Sommelier Roundtable: What Is Your New Year’s Wine Resolution?

11 top wine pros shared their wine goals and aspirations for 2023

Sommelier Roundtable: What Is Your New Year’s Wine Resolution?
Top sommeliers shared which wine regions they want to visit, bottles they would love to open and goals they need to see through in 2023. (Getty Images)
Dec 30, 2022

For wine and restaurant workers, 2022 was dedicated to regaining their sea legs—finding out how consumers had changed over the pandemic and adapting to their new preferences. In 2023, it’s time to enjoy all of that hard work. Wine Spectator talked to 11 top sommeliers, asking them what they resolve to do in the new year when it comes to wine, whether that be pursuing a certification, drinking more grape varieties they tend to overlook, or finally booking that flight to visit vineyards they’ve always wanted to see. For these pros, 2023 is the year to get the ball rolling.


Wine Spectator: What’s your New Year’s wine resolution?


Alisha Blackwell-Calvert, wine director at Award of Excellence winner Cinder House, St. Louis, Mo.

I believe that the journey to mastering your subject involves immersion, so for my New Year’s wine resolution I am committing to enrichment travel. First on my list is Santorini, Greece. I have been excited about Greek wines for several years and have been advocating for them on wine lists and food pairing usage. Santorini’s vibrant Assyrtiko grape has quickly become one of my favorite white varietals, and my curiosity is calling for a trip across the Atlantic for a deep, educational dive! Other regions on my short list include Champagne, Burgundy and Germany. My goal is to acquire first-hand knowledge on why these classics are considered timeless!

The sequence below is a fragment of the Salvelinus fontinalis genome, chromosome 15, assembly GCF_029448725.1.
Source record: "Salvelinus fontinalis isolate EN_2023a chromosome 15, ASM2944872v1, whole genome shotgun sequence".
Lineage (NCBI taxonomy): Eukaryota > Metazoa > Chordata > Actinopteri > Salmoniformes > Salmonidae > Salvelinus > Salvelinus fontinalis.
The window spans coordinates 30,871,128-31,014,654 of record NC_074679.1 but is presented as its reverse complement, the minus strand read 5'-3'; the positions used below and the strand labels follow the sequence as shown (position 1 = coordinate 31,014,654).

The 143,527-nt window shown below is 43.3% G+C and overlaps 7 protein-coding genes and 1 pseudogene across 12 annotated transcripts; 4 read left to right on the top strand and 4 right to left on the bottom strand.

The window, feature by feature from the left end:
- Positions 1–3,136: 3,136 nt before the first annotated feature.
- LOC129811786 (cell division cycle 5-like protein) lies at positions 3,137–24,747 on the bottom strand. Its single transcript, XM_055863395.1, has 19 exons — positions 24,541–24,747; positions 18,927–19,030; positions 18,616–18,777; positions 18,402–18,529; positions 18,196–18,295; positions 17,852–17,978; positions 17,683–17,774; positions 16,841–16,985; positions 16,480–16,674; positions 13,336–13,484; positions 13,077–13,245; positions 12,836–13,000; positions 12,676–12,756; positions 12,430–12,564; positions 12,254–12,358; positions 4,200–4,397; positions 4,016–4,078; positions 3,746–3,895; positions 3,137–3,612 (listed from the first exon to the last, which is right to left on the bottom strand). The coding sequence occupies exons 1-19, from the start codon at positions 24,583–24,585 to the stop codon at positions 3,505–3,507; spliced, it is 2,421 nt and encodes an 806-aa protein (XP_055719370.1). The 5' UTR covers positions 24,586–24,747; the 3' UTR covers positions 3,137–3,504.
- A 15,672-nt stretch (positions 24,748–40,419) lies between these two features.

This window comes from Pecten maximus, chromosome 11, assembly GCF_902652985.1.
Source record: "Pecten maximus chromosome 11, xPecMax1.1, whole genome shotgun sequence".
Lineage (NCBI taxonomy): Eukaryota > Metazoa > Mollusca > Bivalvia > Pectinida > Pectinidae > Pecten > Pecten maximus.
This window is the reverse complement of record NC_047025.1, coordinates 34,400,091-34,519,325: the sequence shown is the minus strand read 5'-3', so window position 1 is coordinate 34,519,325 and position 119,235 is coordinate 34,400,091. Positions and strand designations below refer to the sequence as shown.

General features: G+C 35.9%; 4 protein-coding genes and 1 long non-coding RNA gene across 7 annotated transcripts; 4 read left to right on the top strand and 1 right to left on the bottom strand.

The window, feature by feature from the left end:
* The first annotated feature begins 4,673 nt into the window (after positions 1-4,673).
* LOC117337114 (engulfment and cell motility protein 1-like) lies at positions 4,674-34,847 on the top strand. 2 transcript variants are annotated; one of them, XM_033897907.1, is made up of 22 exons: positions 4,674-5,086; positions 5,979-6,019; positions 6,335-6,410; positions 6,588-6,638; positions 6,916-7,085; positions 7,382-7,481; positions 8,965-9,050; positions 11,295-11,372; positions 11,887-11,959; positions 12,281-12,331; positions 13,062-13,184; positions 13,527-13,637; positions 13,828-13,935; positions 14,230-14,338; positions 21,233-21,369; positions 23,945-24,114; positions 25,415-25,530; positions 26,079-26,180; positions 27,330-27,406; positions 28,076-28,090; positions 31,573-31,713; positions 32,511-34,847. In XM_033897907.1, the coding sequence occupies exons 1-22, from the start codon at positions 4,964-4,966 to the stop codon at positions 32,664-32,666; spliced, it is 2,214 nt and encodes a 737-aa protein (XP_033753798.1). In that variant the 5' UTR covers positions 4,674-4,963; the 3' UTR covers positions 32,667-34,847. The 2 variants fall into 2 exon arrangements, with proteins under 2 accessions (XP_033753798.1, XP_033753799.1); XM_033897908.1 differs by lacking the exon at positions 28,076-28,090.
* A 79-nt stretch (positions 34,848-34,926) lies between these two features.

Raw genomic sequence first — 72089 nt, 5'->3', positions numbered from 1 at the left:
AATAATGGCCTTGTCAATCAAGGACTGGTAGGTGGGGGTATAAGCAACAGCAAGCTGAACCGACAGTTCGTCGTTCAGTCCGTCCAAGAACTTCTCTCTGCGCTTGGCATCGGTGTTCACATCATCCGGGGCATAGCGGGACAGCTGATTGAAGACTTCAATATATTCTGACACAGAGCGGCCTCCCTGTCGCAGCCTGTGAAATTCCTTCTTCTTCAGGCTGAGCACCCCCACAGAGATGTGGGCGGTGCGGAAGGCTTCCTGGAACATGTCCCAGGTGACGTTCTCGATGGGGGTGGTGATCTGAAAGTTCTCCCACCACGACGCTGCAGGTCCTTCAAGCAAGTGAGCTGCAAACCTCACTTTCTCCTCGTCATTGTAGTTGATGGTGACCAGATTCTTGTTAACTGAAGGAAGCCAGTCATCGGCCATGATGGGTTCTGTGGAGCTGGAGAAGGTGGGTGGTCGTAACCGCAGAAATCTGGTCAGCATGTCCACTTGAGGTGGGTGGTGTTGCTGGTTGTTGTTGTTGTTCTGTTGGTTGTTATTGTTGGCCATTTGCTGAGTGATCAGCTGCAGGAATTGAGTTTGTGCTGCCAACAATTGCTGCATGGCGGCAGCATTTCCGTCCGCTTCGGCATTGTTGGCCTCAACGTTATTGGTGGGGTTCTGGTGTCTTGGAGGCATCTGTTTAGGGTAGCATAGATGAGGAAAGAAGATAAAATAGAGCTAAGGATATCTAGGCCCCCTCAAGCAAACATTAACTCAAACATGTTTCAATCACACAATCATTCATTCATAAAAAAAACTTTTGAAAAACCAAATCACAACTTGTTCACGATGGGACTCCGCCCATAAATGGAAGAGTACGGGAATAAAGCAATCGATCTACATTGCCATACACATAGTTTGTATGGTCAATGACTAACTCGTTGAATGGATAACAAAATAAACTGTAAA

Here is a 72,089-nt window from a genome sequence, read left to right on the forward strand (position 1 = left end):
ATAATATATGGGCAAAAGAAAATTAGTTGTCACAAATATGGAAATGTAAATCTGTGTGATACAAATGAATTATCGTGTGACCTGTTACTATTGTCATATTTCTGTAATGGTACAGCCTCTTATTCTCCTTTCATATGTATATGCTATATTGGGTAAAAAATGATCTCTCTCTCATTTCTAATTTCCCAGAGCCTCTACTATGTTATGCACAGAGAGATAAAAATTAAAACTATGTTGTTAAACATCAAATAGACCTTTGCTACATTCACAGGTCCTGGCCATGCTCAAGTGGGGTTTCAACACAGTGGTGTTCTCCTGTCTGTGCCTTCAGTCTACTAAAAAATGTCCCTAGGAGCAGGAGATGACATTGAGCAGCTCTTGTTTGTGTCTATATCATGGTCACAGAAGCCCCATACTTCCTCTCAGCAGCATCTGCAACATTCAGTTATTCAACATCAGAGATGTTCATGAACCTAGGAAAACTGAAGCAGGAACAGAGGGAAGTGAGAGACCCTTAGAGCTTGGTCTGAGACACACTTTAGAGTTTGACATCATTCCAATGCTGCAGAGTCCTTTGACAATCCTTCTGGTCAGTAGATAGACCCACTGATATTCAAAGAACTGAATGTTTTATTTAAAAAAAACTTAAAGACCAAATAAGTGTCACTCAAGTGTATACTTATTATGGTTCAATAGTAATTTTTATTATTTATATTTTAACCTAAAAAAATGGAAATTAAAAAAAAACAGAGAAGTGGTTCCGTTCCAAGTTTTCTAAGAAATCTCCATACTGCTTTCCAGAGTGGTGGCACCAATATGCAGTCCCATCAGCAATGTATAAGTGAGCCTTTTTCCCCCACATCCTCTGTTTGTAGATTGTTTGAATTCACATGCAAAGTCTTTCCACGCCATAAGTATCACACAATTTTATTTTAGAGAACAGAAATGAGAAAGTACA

John McKenna, beverage director at l’abeille, New York City

I would like to make more time to open up large-format bottles with friends and family. I particularly like opening a bottle of Kabinett Riesling as it's always so surprisingly easy to drink and people are generally impressed by the tall, graceful bottles they are typically in. Bordeaux in 3-liter or larger is also very fun as it feels regal yet accessible.


Laura Bruno, sommelier at Best Award of Excellence winner Elements in Paradise Valley, Ariz.

At Elements we have been working tirelessly to elevate the staff's wine knowledge. We currently have 12 employees, who I am incredibly proud of, that have been preparing to take their introductory-level certification with the Court of Master Sommeliers. I would love to continue providing and enhancing the educational opportunities to all of our staff. Walking alongside them as they become budding sommeliers has been one of the most enriching experiences of my career.

In addition to continuing staff education, I would like to start seriously compiling and organizing all of the notes, essays and thoughts I have written about wine since I started studying at 18. I have hundreds of files worth of information. Getting it all into a single place would be great. Who knows, maybe one day I can make my writings available for others to read, but that’s another goal a few years down the line.